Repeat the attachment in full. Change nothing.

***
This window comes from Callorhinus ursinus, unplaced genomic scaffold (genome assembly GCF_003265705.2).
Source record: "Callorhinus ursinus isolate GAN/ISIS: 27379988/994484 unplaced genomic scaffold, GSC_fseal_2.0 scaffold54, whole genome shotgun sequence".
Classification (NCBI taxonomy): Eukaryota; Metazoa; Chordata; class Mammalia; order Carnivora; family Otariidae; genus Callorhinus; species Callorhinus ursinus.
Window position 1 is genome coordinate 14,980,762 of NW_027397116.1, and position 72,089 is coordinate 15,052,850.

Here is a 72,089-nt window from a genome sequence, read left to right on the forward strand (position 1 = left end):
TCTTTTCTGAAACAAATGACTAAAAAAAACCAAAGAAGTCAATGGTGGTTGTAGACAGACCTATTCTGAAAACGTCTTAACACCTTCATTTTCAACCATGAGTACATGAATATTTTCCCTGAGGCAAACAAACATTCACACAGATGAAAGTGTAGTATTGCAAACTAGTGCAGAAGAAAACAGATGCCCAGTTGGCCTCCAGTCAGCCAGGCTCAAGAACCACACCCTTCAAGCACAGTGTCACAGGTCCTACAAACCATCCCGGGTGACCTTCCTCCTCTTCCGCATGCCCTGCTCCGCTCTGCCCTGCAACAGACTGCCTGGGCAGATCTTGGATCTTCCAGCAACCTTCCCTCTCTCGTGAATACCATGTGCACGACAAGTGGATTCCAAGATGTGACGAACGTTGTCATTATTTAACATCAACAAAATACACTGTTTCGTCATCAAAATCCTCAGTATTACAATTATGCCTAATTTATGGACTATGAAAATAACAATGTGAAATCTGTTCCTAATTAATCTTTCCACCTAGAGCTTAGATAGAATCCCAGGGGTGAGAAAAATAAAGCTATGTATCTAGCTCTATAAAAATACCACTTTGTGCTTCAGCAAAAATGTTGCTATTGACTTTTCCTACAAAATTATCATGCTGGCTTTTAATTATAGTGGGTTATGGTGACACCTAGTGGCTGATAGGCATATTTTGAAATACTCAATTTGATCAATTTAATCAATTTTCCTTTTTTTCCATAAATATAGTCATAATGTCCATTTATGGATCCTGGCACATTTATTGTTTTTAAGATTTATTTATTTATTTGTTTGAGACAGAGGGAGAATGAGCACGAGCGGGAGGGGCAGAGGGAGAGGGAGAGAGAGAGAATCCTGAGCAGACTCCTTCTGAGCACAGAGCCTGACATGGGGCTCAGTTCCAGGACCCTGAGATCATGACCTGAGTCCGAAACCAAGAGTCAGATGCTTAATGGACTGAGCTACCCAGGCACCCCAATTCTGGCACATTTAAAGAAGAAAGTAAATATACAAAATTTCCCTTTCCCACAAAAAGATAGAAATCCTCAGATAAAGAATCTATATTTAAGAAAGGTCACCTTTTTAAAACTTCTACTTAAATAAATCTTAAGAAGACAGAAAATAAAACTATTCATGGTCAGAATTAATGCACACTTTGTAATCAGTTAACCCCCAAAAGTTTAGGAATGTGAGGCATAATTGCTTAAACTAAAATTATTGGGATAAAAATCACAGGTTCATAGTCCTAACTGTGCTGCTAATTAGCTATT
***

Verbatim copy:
This window comes from Callorhinus ursinus, unplaced genomic scaffold (genome assembly GCF_003265705.2).
Source record: "Callorhinus ursinus isolate GAN/ISIS: 27379988/994484 unplaced genomic scaffold, GSC_fseal_2.0 scaffold54, whole genome shotgun sequence".
Classification (NCBI taxonomy): Eukaryota; Metazoa; Chordata; class Mammalia; order Carnivora; family Otariidae; genus Callorhinus; species Callorhinus ursinus.
Window position 1 is genome coordinate 14,980,762 of NW_027397116.1, and position 72,089 is coordinate 15,052,850.

Here is a 72,089-nt window from a genome sequence, read left to right on the forward strand (position 1 = left end):
TCTTTTCTGAAACAAATGACTAAAAAAAACCAAAGAAGTCAATGGTGGTTGTAGACAGACCTATTCTGAAAACGTCTTAACACCTTCATTTTCAACCATGAGTACATGAATATTTTCCCTGAGGCAAACAAACATTCACACAGATGAAAGTGTAGTATTGCAAACTAGTGCAGAAGAAAACAGATGCCCAGTTGGCCTCCAGTCAGCCAGGCTCAAGAACCACACCCTTCAAGCACAGTGTCACAGGTCCTACAAACCATCCCGGGTGACCTTCCTCCTCTTCCGCATGCCCTGCTCCGCTCTGCCCTGCAACAGACTGCCTGGGCAGATCTTGGATCTTCCAGCAACCTTCCCTCTCTCGTGAATACCATGTGCACGACAAGTGGATTCCAAGATGTGACGAACGTTGTCATTATTTAACATCAACAAAATACACTGTTTCGTCATCAAAATCCTCAGTATTACAATTATGCCTAATTTATGGACTATGAAAATAACAATGTGAAATCTGTTCCTAATTAATCTTTCCACCTAGAGCTTAGATAGAATCCCAGGGGTGAGAAAAATAAAGCTATGTATCTAGCTCTATAAAAATACCACTTTGTGCTTCAGCAAAAATGTTGCTATTGACTTTTCCTACAAAATTATCATGCTGGCTTTTAATTATAGTGGGTTATGGTGACACCTAGTGGCTGATAGGCATATTTTGAAATACTCAATTTGATCAATTTAATCAATTTTCCTTTTTTTCCATAAATATAGTCATAATGTCCATTTATGGATCCTGGCACATTTATTGTTTTTAAGATTTATTTATTTATTTGTTTGAGACAGAGGGAGAATGAGCACGAGCGGGAGGGGCAGAGGGAGAGGGAGAGAGAGAGAATCCTGAGCAGACTCCTTCTGAGCACAGAGCCTGACATGGGGCTCAGTTCCAGGACCCTGAGATCATGACCTGAGTCCGAAACCAAGAGTCAGATGCTTAATGGACTGAGCTACCCAGGCACCCCAATTCTGGCACATTTAAAGAAGAAAGTAAATATACAAAATTTCCCTTTCCCACAAAAAGATAGAAATCCTCAGATAAAGAATCTATATTTAAGAAAGGTCACCTTTTTAAAACTTCTACTTAAATAAATCTTAAGAAGACAGAAAATAAAACTATTCATGGTCAGAATTAATGCACACTTTGTAATCAGTTAACCCCCAAAAGTTTAGGAATGTGAGGCATAATTGCTTAAACTAAAATTATTGGGATAAAAATCACAGGTTCATAGTCCTAACTGTGCTGCTAATTAGCTATT